14 July 2007

Forum on Teaching Legal Research

I tagged along with a friend to the town hall forum on teaching legal research put together by West Librarian Relations. I'm glad I landed there -- and that there were still seats available -- because the presentations and discussion were really good.

People who had been looking forward to hearing Bob Berring were disappointed. Much as I respect and enjoy Bob, I hadn't even heard of the session, so avoided that disappointment (although of course I'm sorry he wasn't able to come to this year's meeting).

The speakers from West (Anne Ellis, Michael Dahn, and Lezlie Bartz) shared interesting information the company has gathered from roundtable discussions with librarians, from surveys of lawyers, and from observational research of lawyers. For example:

  • Associates in their first year typically spend 90% of their time researching and writing. That portion goes down in the following few years as they become more efficient at those tasks and gain other responsibilities (client development, administration, etc.). New associates spend a lot more time on any given research task, often gathering more cases than they need. More experienced associates have developed more judgment and knowledge of their practice area, so focus better. Firms often end up writing off a lot of the first year associates' research time.

  • Many attorneys find research tasks frustrating and time consuming -- and at the end, they don't have much confidence that they have found what they need. (Librarians surveyed often felt better on all three counts.)

  • Print is still an important medium. Some 90% of West subscribers (ALL West subscribers, from solo practitioners to gigantor firms) have active print subscriptions, not just Westlaw. Among bigger organizations (law schools, courts, big firms) (i.e., organizations likely to have librarians), the number is close to 100%. Lawyers tend to choose print for quick look-ups (e.g., desktop manuals) and material that is highly structured (e.g., statutes). (Lezlie Bartz, senior editor for print and CD-ROM told us about some new print products West is bringing out to fit with those uses: rules pamphlets that brings together key statutes, court rules, and practice tips and expert witness handbooks.

  • A big deficit noted by lawyers and librarians is young attorneys' lack of ability in using print tools and in using them efficiently with online research.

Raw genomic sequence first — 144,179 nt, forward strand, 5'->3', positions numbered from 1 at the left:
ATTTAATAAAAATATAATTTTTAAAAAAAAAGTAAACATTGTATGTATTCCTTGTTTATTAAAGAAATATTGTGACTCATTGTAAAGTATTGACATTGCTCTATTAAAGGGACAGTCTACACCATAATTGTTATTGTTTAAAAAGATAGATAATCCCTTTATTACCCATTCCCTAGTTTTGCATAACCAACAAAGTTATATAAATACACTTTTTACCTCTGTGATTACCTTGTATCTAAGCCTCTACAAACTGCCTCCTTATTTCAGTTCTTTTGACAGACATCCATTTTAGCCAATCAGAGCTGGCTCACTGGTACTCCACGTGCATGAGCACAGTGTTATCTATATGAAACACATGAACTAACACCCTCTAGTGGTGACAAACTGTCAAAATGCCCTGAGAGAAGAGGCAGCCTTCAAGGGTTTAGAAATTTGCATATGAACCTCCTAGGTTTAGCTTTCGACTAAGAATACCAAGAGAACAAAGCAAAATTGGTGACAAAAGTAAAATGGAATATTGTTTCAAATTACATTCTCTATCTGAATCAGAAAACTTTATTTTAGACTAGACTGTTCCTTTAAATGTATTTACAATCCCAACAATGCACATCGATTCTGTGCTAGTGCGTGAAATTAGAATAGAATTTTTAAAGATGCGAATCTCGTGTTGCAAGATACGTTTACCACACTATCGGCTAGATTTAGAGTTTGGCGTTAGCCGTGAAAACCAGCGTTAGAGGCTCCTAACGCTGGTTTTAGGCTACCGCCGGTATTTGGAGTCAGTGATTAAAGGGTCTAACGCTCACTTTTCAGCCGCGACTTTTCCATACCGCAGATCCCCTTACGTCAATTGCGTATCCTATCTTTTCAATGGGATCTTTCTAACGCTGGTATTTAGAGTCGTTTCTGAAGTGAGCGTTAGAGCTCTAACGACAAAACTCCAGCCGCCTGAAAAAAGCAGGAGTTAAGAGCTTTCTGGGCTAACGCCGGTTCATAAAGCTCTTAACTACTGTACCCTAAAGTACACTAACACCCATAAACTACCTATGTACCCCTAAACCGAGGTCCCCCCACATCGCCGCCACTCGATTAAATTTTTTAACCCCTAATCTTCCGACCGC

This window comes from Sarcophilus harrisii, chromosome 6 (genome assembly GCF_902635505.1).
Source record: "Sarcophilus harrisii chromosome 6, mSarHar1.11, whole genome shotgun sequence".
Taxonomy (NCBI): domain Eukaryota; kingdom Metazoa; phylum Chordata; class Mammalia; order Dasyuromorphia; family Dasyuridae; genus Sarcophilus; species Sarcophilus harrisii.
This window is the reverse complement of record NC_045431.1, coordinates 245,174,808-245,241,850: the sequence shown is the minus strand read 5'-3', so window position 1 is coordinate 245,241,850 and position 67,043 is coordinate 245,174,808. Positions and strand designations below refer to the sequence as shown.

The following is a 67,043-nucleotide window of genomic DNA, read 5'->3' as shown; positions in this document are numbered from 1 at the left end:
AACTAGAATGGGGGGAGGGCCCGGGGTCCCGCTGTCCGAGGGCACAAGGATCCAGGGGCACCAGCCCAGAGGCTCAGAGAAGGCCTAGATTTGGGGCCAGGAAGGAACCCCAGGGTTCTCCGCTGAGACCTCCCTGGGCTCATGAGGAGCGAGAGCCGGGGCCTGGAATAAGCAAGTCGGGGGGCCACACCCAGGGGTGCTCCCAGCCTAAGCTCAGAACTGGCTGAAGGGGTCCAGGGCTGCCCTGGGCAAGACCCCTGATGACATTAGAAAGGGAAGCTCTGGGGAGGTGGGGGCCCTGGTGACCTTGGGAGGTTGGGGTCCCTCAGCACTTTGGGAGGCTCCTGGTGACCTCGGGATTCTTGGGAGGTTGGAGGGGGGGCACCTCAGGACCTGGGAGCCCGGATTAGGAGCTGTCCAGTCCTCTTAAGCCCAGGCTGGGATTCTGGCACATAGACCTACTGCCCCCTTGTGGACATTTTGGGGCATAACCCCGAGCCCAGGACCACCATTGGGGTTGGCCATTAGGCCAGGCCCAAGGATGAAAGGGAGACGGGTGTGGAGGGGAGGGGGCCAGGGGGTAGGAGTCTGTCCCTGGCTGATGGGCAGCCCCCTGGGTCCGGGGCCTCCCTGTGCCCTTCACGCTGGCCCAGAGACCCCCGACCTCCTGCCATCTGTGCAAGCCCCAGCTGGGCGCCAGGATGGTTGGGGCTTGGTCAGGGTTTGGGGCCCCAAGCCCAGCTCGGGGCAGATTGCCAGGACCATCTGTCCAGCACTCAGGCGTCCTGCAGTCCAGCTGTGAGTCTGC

Michael Dahn ably filled the Berring slot by reading remarks that Bob sent, adding his own, and moderating the discussion. (Michael Dahn is responsible for some Westlaw enhancements, including Results Plus.)

Three speakers reported on their experiences in their settings:
  • Monice Kaczorowski (Director of Library Services, Neal Gerber & Eisenberg, Chicago) described the training programs at her firms -- spearheaded and supported by top partners who believe it is crucial for their associates to improve their research skills. (The firm has also hired a legal writing professor to be an in-house resource for young attorneys.)

  • Patrick Meyer (Associate Library Director and Adjunct Professor, Thomas Jefferson School of Law) discussed his advanced legal research class. His teaching is informed by surveys he has conducted of law firm librarians, and he shared results of those surveys.

  • Connie B. Smith (Firm Director of Library Services, Morgan, Lewis & Bockius) talked about her firm -- its summer associate classes are as large as many law school's entering classes! -- and about roundtables she helped organize in Philadelphia (through GPLLA).
In the discussion session, audience members had a lot to say, including some ideas for ways that West could make it easier to teach students. How about giving students a report of what their "free" law school searches would cost in a typical firm? How about putting the Descriptive Word Index online? How about creating a video or other testimonial with comments from some of those attorneys surveyed who talk about how vital research is and how it makes a difference to a young lawyer's career?

At the end, West gave audience members a copy of White Paper: Research Skills for Lawyers and Law Students, a 9-page report with some comments from the panelists (including the panelists who couldn't make it) and some of the results of West's roundtables and market research. Anne Ellis says that this white paper will also be on the Librarian Relations web page (I couldn't find it on the website yet). Today's forum was also videotaped and will be available on the website as well. Watch for it!

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